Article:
The institutional organization of the Italian educational system is based on strong assumptions about its equality purposes, among which a key role is assigned to the presumption that all schools provide similar educational standards. Commonly, families perceive that quality of different schools is quite homogenous, especially at lower levels, e.g. primary and junior secondary. Therefore, recent aggregate data provided by the Italian Institute for the Evaluation of Educational System (hereafter, Invalsi) show that it is not the case, and that a significant portion of variance in students’ test scores is attributable to between-schools differences.
This evidence about gaps in achievement across schools is accompanied by a specific feature of the Italian educational system, namely a strong difference in educational attainment and results in different geographical macro-areas and a debated difference between public and private schools’ performances.
A study of school effects on achievement for the different areas of the country seems worthy of specific attention, also because there are still few studies analysing specifically the determinants of Italian students’ achievement and performance. The most part of research efforts in this Project has been devoted to this aim, also with the idea of supporting more informed decision-making at system level.
Additionally, it is important to investigate the relationship between achievement and variables measuring students and schools’ characteristics, together with estimates of the relative weights of the different groups of covariates. Indeed, it is also likely that the various elements contribute differently to students’ achievement in the different groups. In both the contexts we deal with a huge amount of hierarchical structured data. So an effort in construct new statistical methodologies to use new waves of administrative data is of primary importance for assessing the effectiveness and efficiency of schools.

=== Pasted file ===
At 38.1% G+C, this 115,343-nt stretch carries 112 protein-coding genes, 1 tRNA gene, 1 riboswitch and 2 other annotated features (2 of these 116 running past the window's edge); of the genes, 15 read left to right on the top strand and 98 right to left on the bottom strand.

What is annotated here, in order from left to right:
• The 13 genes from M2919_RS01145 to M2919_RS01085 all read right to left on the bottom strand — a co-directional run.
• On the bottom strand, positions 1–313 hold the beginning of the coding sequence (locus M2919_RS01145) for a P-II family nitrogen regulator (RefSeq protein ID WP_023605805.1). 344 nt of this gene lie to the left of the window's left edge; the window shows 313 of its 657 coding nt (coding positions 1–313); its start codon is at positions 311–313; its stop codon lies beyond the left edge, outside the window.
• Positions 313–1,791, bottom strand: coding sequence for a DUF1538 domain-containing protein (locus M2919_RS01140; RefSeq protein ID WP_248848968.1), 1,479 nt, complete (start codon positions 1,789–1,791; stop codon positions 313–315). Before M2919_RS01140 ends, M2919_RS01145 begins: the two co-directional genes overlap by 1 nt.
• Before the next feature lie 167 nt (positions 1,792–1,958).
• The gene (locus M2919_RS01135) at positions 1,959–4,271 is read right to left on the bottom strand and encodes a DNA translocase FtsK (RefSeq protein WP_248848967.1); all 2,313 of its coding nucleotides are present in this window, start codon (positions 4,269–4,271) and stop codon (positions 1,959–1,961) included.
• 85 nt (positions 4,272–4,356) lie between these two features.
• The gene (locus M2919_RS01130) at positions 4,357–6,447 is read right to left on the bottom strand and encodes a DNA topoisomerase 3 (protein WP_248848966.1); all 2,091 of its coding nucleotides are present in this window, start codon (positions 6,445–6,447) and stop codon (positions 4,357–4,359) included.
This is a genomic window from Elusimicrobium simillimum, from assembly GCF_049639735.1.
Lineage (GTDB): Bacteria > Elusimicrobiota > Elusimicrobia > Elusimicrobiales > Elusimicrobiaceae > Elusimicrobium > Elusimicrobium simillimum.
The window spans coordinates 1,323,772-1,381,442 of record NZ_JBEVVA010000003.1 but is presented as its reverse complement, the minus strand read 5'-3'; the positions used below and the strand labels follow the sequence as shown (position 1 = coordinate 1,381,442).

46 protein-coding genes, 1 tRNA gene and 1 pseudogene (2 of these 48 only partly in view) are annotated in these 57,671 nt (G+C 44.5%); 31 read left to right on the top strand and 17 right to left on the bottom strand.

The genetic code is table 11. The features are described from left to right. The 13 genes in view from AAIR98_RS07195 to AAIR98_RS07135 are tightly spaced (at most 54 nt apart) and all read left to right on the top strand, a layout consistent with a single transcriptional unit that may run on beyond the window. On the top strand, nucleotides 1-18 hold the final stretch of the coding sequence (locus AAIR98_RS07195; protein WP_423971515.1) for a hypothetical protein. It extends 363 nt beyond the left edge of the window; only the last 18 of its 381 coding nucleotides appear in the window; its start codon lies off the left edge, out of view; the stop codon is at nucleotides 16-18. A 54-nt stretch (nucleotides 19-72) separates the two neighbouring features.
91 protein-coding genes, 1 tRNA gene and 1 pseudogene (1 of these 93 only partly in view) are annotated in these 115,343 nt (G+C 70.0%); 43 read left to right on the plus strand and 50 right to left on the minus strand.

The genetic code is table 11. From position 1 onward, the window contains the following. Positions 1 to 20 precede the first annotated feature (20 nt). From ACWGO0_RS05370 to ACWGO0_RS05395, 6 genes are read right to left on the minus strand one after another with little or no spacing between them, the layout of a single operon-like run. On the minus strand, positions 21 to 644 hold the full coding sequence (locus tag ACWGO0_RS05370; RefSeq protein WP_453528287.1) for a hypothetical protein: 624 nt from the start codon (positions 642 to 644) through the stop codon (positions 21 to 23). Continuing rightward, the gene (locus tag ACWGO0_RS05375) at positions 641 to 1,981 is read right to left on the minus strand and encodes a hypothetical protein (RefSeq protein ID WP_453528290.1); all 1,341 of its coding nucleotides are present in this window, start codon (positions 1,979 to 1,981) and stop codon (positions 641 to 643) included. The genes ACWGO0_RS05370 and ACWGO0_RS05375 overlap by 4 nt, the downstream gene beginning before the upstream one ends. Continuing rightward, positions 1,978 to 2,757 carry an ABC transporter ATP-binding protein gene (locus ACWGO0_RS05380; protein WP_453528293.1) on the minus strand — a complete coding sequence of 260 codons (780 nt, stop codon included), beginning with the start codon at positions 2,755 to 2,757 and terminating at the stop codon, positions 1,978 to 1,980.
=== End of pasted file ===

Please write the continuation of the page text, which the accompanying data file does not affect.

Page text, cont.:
In this research project, we used a variety of methods for the purpose of assessing the ‘value added’ of schooling in the students’ educational purposes, ranging from multilevel linear models to the specification of bivariate models to take into account the multiple-output nature of the educational production processes. We also employed machine learning techniques, which include regression trees, random forests and boosting. Using a novel panel dataset, we also tested the stability over time of school-effects’ estimations, and we propose the integration of multiple methods to check the sensitivity of results to different specifications.
Administrative data employed in this research cover information about schools of various grades, from primary to secondary education, in Italy and in others European countries.
Within the HEAD project, people involved in the Education Research are: